# Having hard times to understand the double negation translation implications. Is constructive logic at least as strong as classical, after all?

I do understand that constructive logic forbids the "lemma of excluded middle" for various reasons (let's not discuss these now).

I do understand that lots & lots of classical theorems are done with LEM in place - mostly, implicitly, which renders them invalid within the constructive approach.

Recently I've met the double negation translation which states that:

If $$T$$ is a set of axioms and $$\phi$$ is a formula, then $$T$$ proves $$\phi$$ using classical logic if and only if $$T^N$$ proves $$\phi^N$$ using intuitionistic logic.

That sounds like the intuitionistic logic is at least as strong as the classical logic in the sense that at least all the classical theorems whatsoever are provable constructively. And then this answer emerges in front of my eyes stating: "a statement provable in PA (Peano arithmetic) but not in HA (Heyting arithmetic)".

I can't get it. Why could not some "double negation translation" be used here to prove it? What is the "double negation translation" essentially then? Where can I find a good example of some well known classical theorem to be "translated" using it?

P.S. It might be wrong, but terms "constructive logic" and "intuitionistic logic" are interchangeable to me.

From the discussion in the comments: not every statement provable classically can be proved within the constructive logic as is. However, translated instance of it could be proved indeed. That comes at the cost of being much weaker due to double negation constructive flavor: proving that "some set $$X$$ has some element" is one thing and proving that "it is not the case that the set $$X$$ does not has any element" - is another. The last statement is much weaker, especially in the constructive sense: in order for it to be as strong as the classical mate, it has to construct some element $$x \in X$$, which the double negation translation does not achieve.

• Why does it sound like that? That’s not what it says at all. Mar 12 at 17:37
• Yes and it has very important relative consistency implications. You say in the question “at least all the classical theorems are provable constructively” and in comment you say “whenever you prove something classically you can prove a translated version constructively”. See the difference? Mar 12 at 17:45
• That’s the right way to look at it, with the minor correction that the translation for first order logic is not quite as simple as just double negation (for propositional logic it is that simple). Mar 12 at 17:55
• In classical logic, $P$ and $\lnot\lnot P$ are equivalent. But in intuitionistic logic, although $\lnot\lnot P$ is weaker than $P$, in the sense that $P\to \lnot\lnot P$ but it is not always the case that $\lnot\lnot P\to P$. The double-negation translation shows that when $Q$ is classically valid, $\lnot\lnot Q$ is intuitionistically valid. But intuitionistically, $\lnot\lnot Q$ is not enough to prove $Q$.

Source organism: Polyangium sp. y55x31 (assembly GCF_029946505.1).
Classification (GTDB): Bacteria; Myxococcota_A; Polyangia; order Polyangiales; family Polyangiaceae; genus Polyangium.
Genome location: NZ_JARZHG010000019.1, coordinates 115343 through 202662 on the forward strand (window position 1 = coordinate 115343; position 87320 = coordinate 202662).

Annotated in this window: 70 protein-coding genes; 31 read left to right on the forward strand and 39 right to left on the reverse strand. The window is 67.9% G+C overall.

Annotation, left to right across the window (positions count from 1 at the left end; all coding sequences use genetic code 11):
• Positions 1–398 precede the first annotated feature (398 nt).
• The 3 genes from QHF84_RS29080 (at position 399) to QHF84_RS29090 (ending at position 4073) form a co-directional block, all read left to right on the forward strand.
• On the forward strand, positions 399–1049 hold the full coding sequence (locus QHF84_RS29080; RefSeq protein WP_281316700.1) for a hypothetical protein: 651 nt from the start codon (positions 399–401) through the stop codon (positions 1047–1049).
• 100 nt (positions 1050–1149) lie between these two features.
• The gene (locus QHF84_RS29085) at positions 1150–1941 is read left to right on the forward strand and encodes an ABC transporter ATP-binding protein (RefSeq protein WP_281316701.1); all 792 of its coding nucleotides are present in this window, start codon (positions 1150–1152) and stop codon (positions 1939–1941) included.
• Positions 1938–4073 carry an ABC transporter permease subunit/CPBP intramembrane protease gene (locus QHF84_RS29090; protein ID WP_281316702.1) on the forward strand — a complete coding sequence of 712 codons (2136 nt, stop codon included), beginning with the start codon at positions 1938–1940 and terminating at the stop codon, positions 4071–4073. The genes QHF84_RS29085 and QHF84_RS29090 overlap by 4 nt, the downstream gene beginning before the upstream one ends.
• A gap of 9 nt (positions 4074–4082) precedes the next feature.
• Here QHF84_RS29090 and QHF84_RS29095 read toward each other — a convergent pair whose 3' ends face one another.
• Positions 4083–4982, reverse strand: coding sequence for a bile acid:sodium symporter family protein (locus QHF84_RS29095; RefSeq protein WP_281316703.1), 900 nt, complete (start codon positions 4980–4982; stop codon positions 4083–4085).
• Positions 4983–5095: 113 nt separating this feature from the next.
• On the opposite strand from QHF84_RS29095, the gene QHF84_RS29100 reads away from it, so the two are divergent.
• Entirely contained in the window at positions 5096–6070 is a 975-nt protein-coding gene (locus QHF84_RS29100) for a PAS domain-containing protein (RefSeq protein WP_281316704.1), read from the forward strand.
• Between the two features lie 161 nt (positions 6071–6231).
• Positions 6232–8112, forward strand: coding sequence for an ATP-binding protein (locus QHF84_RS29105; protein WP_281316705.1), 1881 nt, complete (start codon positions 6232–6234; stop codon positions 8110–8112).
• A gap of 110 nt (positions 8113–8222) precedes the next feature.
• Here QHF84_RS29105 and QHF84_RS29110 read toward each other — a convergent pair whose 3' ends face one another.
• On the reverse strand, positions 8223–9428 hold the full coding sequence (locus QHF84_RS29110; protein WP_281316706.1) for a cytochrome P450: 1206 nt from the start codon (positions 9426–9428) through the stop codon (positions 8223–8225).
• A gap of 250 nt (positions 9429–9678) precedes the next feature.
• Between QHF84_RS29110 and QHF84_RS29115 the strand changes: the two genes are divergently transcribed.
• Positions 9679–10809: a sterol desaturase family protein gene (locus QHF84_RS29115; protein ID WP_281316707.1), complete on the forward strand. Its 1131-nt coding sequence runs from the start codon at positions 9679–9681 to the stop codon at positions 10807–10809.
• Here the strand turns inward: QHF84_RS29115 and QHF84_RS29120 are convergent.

– MJD
Mar 12 at 18:26
• For example, although $P\lor\lnot P$ is not intuitionistically valid, $\lnot\lnot(P\lor\lnot P)$ can be proven in intuitionistic logic; see math.stackexchange.com/q/140197/25554
– MJD
Mar 12 at 18:40

Say you have a propositional $$\phi$$ provable classically, then double negation translation basically says $$\neg\neg\phi$$ is provable intuitionistically, how can you then prove $$\phi$$ still with intuitionistic logic alone? Where classical logic can prove "set $$X$$ has an element", intuitionistic logic can (prima facie) only prove its double negation, that is "It's not the case that $$X$$ is empty", which is definitely weaker (saying that something is non-empty is not the same as producing an actual element of $$X$$, which is the requirement for a constructive proof that $$X$$ has an element).
That being said, I'd like to add if you have a negative proposition, then this is provable classically if and only if provable intuitionistically, since $$\neg\neg\neg\phi\Rightarrow\neg\phi$$ intuitionistically. So a corollary of double negation translation is that "A proposition $$\neg\phi$$ can be proved classically if and only if it can be proven intuitionistically".
• Just to clarify, your claim “If $\phi$ is provable classically then $\neg \neg \phi$ is provable intuitionistically” only holds for for propositional logic. $\forall x (P(x) \lor \neg P(x))$ holds classically, but $\neg \neg \forall x (P(x) \lor \neg P(x))$ is not necessarily true intuitionistically. Mar 19 at 4:08
• Actually, I meant first-order logic (otherwise the example "$X$ has an element" is not valid, being first-order). I messed up the translation in first-order and wrote it to double negation. Mar 20 at 16:05